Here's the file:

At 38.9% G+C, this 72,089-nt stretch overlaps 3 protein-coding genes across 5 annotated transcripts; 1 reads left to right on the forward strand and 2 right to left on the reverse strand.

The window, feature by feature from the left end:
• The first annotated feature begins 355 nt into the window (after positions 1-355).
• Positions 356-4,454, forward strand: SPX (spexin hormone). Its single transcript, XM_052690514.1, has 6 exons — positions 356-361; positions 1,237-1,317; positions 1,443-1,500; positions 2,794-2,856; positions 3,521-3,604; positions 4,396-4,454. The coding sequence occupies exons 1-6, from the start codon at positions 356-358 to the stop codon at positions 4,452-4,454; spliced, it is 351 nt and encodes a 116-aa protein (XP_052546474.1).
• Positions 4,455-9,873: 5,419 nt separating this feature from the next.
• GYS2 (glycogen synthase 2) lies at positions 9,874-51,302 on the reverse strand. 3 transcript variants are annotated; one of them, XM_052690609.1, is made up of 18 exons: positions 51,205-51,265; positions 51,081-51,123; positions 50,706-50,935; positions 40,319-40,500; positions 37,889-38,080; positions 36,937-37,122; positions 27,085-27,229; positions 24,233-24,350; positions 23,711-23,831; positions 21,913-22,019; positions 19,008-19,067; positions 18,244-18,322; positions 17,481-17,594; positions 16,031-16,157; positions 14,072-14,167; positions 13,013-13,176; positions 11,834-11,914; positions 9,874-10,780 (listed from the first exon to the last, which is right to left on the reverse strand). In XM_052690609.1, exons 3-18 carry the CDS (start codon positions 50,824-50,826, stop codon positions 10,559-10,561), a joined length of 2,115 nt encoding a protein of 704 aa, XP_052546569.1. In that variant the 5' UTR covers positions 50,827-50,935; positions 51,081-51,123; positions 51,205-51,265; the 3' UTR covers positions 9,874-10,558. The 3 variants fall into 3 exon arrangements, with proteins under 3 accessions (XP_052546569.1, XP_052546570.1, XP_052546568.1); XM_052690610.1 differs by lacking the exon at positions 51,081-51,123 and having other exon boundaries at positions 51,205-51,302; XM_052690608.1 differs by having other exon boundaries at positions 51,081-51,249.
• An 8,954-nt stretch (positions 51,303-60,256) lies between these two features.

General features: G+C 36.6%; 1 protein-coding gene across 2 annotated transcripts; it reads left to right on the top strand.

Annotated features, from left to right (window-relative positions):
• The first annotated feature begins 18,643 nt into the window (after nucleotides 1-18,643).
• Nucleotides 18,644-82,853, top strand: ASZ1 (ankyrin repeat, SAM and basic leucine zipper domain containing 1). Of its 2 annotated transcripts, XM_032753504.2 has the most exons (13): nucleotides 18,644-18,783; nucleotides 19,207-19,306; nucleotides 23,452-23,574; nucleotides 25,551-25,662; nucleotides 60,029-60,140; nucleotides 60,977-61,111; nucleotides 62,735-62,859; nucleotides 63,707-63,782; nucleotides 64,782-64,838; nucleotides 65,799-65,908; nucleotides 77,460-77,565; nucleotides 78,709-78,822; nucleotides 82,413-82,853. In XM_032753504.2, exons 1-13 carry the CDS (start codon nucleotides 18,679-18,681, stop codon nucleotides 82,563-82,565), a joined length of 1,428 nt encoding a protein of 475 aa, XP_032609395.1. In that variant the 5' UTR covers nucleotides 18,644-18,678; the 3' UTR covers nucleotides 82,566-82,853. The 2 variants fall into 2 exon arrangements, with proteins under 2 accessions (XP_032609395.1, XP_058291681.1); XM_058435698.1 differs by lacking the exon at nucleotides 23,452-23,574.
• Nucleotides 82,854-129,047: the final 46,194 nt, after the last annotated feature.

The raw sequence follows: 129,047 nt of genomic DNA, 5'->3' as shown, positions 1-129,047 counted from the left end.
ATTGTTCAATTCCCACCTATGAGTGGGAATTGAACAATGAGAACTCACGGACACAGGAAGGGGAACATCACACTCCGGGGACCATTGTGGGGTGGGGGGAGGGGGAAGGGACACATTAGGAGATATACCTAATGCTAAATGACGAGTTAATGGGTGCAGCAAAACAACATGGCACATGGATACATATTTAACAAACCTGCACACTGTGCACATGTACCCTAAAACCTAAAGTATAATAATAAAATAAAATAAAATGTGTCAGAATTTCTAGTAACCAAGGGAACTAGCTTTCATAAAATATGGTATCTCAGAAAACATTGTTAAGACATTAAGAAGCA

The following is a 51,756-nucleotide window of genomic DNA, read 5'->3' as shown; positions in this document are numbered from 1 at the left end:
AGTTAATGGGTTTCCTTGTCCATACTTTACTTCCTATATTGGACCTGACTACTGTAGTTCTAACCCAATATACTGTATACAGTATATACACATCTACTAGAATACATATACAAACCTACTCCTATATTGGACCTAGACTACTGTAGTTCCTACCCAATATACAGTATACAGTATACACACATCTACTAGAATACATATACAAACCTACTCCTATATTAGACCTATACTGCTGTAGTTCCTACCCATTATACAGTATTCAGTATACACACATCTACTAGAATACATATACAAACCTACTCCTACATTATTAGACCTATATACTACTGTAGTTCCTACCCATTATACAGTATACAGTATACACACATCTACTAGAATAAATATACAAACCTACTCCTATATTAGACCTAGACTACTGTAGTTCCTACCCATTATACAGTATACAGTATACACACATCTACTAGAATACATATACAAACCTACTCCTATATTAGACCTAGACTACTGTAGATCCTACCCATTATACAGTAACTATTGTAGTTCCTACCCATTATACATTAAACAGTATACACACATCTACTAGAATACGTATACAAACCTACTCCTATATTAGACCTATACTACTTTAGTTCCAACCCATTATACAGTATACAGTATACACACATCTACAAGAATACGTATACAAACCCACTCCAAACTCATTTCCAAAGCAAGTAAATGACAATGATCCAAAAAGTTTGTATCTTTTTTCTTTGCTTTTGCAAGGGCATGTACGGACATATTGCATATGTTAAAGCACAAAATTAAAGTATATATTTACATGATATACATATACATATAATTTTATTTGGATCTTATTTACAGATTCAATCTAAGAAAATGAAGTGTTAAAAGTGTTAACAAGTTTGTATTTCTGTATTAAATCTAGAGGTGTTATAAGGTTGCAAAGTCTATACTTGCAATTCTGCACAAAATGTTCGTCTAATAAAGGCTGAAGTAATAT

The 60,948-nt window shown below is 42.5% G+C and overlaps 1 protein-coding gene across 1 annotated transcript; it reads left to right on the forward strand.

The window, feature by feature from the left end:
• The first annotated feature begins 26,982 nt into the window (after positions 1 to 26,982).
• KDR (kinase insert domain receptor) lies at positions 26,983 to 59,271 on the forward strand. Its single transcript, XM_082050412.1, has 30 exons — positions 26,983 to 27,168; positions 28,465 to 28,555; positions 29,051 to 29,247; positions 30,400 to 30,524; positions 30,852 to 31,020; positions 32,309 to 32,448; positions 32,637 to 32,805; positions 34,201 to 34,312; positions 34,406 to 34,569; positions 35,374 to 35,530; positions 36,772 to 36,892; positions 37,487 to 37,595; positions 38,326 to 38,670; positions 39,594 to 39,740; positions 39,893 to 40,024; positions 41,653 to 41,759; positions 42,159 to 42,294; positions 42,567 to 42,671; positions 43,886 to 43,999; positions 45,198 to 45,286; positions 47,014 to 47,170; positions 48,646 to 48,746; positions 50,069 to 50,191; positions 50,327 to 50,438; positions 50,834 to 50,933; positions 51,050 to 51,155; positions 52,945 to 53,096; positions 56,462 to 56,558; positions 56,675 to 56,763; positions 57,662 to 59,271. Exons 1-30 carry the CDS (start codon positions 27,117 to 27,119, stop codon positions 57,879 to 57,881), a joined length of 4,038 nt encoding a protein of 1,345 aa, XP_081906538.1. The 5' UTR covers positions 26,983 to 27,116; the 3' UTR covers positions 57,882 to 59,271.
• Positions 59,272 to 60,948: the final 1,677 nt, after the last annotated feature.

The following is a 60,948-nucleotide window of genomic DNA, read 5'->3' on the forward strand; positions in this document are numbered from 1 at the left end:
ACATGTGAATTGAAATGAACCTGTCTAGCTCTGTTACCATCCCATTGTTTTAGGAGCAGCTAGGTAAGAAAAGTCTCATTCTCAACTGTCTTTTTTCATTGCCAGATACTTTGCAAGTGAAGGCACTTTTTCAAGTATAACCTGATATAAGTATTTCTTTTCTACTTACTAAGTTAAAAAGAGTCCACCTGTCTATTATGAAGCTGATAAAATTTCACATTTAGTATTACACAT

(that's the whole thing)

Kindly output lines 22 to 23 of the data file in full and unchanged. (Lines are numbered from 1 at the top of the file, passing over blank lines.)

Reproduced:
The following is a 60,948-nucleotide window of genomic DNA, read 5'->3' on the forward strand; positions in this document are numbered from 1 at the left end:
ACATGTGAATTGAAATGAACCTGTCTAGCTCTGTTACCATCCCATTGTTTTAGGAGCAGCTAGGTAAGAAAAGTCTCATTCTCAACTGTCTTTTTTCATTGCCAGATACTTTGCAAGTGAAGGCACTTTTTCAAGTATAACCTGATATAAGTATTTCTTTTCTACTTACTAAGTTAAAAAGAGTCCACCTGTCTATTATGAAGCTGATAAAATTTCACATTTAGTATTACACAT